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J Cell Physiol. 1994 Sep;160(3):469-81.

Enhanced growth capacity of neonatal pulmonary artery smooth muscle cells in vitro: dependence on cell size, time from birth, insulin-like growth factor I, and auto-activation of protein kinase C.

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Cardiovascular Pulmonary and Developmental Lung Biology Research Laboratories, University of Colorado Health Sciences Center, Denver 80262.


Based on the unique susceptibility of the neonatal pulmonary circulation to hypoxia-induced structural alteration in vivo, we hypothesized that pulmonary artery (PA) smooth muscle cells (SMC) from the neonate would demonstrate enhanced growth capacity in vitro compared to adult cells. To test this hypothesis, matched neonatal and adult bovine SMC were tested for differences in size, serum-stimulated proliferation, susceptibility to senescence, resistance to serum withdrawal, autocrine growth capacity, and responsiveness to a locally important growth factor (insulin-like growth factor I; IGF-I) and an activator of protein kinase C (PKC) (phorbol 12-myristate 13-acetate; PMA). Neonatal PA SMC were smaller, grew faster, reached a higher plateau density, and were less susceptible to senescence. They were more resistant to serum withdrawal, had spontaneous autocrine growth capacity, and were more responsive to IGF-I, PMA, and the combination. Acquisition of increased growth factor responsiveness occurred between d5 and d14 after birth. Increased neonatal growth to IGF-I was associated with reduced IGF-I binding activity, implicating a post-receptor mechanism in enhanced responsiveness. Increased membrane-bound PKC catalytic activity was found in serum-deprived neonatal SMC. This basal increase was equal to that stimulated by 1 nM PMA in adult SMC, a pretreatment that caused these cells to become as responsive to IGF-I as untreated neonatal ones. We conclude that neonatal bovine PA SMC have marked enhancement of growth capacity in vitro, the acquisition of which is dependent on time from birth and is associated with auto-activation of PKC, These increased growth properties detected in vitro may contribute to the striking hyperplasia of neonatal PA SMC found in vivo following hypoxic exposure.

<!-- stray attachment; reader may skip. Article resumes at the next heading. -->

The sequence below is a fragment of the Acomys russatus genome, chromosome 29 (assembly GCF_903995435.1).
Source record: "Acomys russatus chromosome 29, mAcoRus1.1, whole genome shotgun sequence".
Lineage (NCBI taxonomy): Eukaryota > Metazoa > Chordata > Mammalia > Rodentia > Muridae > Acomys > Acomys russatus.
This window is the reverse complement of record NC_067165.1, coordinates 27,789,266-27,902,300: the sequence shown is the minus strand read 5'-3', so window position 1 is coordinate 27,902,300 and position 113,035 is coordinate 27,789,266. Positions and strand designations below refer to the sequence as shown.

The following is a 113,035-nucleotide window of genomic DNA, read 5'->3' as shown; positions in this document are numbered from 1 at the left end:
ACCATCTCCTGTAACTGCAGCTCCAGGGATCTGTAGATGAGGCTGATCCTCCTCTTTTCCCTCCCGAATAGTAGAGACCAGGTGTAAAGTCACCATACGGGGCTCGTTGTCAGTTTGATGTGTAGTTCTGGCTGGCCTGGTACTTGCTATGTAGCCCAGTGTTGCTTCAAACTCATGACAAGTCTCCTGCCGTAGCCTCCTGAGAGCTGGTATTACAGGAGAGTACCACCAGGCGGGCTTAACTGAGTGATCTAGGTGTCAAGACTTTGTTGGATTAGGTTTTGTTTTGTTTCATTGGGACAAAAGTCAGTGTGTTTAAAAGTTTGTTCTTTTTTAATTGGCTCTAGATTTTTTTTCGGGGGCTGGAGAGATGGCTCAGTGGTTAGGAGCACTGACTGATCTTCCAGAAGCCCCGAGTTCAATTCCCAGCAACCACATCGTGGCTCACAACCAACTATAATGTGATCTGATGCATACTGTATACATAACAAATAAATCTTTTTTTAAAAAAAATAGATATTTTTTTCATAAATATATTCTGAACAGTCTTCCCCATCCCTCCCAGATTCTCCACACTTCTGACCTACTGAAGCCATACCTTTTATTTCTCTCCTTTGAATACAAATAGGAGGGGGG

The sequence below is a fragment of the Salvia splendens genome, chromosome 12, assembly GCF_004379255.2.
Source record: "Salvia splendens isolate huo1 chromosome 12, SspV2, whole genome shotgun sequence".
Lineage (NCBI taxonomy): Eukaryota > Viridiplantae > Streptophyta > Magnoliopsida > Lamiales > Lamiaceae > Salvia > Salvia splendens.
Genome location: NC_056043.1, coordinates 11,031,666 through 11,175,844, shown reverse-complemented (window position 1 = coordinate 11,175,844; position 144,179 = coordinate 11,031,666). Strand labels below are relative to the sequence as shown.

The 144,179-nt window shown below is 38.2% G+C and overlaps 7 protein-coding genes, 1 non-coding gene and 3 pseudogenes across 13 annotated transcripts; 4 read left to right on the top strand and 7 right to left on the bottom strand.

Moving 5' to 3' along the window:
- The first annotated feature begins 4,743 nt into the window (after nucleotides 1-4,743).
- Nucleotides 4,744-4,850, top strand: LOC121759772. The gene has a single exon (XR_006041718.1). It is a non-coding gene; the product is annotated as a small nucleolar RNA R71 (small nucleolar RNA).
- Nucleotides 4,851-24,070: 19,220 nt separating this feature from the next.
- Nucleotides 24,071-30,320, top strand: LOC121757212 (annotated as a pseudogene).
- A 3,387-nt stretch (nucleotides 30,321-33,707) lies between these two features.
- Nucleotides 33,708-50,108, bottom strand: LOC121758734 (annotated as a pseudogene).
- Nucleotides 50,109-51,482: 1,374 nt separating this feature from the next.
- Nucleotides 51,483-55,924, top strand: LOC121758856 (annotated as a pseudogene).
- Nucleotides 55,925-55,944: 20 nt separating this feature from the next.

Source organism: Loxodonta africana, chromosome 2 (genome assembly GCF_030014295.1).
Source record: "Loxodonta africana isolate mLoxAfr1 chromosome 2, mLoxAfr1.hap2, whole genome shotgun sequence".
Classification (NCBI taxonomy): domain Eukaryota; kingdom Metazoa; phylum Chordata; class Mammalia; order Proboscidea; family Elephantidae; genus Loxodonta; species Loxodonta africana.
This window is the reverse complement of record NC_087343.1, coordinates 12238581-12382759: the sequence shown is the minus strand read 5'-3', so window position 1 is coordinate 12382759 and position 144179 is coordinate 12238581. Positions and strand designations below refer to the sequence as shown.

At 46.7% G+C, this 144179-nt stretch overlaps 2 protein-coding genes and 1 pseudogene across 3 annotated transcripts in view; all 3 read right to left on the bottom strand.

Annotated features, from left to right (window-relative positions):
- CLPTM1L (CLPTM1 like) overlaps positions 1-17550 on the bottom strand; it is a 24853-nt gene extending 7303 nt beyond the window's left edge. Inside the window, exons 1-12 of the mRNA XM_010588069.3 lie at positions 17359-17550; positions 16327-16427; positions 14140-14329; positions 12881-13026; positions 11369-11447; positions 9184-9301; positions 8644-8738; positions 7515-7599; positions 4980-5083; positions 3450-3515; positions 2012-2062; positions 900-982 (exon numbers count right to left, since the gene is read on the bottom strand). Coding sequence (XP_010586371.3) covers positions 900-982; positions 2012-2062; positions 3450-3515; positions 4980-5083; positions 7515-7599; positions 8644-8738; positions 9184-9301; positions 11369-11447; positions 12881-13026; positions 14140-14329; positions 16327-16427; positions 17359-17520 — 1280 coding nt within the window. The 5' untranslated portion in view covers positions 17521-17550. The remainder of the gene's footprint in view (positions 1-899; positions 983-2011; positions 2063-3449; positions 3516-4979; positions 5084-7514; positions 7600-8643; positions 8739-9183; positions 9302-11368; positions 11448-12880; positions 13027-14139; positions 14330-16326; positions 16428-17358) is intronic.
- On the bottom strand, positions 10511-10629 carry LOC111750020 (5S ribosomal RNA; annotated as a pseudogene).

[Indexed for MEDLINE]

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